Salford Flood Basin

Urban wetland and flood defence scheme completes in Salford

A £10m project to protect 2,000 of Salford’s homes from flooding, alongside the creation of a 12-acre wetland nature reserve, has been completed.

The 69-acre project sits in a loop of the River Irwell and will protect properties along the river by holding up to 650 million litres of water during a flood event. It follows on from an earlier flood defence scheme completed at Littleton Road in 2005.

An inlet at the South West corner of the site will allow the controlled spill of water into the basin when the river’s level is high. Water is then stored in the basin and released by two outlet pipes once the river’s water level has dropped.

The flood defence scheme is estimated to protect more than 200 acres of development along the river, and will provide more opportunities to develop land in the river’s corridor.

Alongside the flood defences, the project also includes a wetland reserve, nearly two miles of public footpaths along the periphery, and around 25 acres of wildflower habitat.

There are also multi-use sports pitches at the southern end of the site, and dependent on weather, it is hoped the area will open to the public in the spring.

The three-year project has been delivered by a joint venture of Galliford Try and Black & Veatch. Backed by the Environment Agency, it has been funded by £9.1m from the Government and £1.2m from Salford City Council.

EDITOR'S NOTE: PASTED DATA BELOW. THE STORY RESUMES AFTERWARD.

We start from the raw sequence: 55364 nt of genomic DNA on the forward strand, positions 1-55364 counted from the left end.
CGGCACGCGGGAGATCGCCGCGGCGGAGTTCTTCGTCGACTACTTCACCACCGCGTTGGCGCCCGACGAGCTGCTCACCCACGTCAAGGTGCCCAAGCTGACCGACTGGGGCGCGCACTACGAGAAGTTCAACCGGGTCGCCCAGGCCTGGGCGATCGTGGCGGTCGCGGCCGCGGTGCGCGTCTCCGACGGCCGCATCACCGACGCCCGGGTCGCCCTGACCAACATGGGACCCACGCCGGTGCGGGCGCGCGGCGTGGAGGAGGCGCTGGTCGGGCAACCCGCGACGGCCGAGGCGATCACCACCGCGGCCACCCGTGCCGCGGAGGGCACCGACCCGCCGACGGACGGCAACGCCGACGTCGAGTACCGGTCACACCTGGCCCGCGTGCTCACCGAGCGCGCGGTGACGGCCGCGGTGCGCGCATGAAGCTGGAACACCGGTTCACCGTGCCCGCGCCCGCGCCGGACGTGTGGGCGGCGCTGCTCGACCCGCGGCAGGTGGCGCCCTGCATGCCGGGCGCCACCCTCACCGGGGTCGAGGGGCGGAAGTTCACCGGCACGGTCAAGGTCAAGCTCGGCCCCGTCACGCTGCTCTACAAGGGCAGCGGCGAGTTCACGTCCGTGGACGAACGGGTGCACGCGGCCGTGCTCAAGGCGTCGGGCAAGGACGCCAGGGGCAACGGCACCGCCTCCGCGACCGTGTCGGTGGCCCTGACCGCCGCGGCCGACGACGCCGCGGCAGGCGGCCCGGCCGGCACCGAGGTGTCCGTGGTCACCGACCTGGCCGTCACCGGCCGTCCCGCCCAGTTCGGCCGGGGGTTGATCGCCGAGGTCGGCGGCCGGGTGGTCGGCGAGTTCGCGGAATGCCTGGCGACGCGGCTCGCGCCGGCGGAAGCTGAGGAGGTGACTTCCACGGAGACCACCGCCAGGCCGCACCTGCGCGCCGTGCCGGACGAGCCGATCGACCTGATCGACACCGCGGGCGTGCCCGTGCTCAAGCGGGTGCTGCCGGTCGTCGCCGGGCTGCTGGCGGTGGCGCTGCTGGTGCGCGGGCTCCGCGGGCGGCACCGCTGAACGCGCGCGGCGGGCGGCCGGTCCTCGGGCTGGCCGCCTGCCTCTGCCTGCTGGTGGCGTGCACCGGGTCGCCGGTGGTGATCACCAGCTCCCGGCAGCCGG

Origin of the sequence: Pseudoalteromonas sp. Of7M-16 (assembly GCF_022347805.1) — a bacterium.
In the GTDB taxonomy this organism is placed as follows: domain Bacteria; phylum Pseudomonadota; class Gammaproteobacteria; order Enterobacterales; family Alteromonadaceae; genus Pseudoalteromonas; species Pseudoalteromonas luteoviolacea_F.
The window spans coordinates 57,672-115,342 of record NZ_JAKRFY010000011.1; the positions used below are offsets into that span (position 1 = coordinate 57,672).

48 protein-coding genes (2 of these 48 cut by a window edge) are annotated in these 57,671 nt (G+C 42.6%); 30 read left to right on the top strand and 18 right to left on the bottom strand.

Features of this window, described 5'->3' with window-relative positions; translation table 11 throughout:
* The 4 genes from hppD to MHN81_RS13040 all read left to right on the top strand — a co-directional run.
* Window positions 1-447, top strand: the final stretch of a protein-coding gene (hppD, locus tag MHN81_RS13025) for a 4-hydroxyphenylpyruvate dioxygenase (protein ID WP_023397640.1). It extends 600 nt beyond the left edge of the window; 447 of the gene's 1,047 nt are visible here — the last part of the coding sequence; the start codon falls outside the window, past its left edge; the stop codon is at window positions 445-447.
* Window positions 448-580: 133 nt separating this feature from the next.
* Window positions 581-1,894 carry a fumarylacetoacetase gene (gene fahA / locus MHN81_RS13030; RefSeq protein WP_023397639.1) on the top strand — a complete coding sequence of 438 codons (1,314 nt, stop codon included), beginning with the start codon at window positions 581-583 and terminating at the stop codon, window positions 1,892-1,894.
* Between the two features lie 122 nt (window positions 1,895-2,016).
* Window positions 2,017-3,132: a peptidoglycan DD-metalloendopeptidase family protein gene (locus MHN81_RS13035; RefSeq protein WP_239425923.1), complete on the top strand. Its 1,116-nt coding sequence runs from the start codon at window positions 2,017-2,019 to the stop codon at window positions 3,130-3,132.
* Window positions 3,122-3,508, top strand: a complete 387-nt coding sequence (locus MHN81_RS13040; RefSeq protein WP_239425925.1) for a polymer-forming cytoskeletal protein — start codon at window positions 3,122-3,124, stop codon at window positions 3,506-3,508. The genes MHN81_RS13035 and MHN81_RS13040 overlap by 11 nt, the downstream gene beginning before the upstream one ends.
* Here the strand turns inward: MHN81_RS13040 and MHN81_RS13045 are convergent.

Derek Antrobus, lead member for planning and sustainable development at Salford City Council said: “The new flood basin realises a long-term ambition of the city council to reduce the risk for local communities.

“The council is delighted that it will also provide an excellent amenity and we have invested in the bridge from Kersal Dale so the site is integrated into the walking and cycling route along the Irwell Valley.”

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This is a fantastic resource to have so close to the city centre, and what’s particularly good is the integration between functionality as a flood basin, as a wildlife resource (WWT involvement), and as public recreation. It will be necessary to keep on top of the invasive plant species Himalayan balsam, Japanese knotweed and giant hogweed that plague the Irwell basin although I can’t see this happening.

What people should remember, though, is that building flood defences at a cost of £millions downstream from a river’s watershed is like putting plaster over a wound rather than preventing the wound in the first place. The Irwell watershed is almost completely deforested; upland peat bogs that would act like a sponge have been drained and burned for sheep farming/intensive grouse moors, neither of which make any significant money and give very little employment opportunity. Burning and draining the uplands releases vast amounts of carbon and in general the denuded uplands are terrible for biodiversity. The sorry state of our barren upland landscape is one reason these floods happen in the first place. Time to invest in the watershed and start restoring it.

To finish on a positive, we’ve been waiting too long for this to open and I can’t wait to visit.

By Good scheme but..

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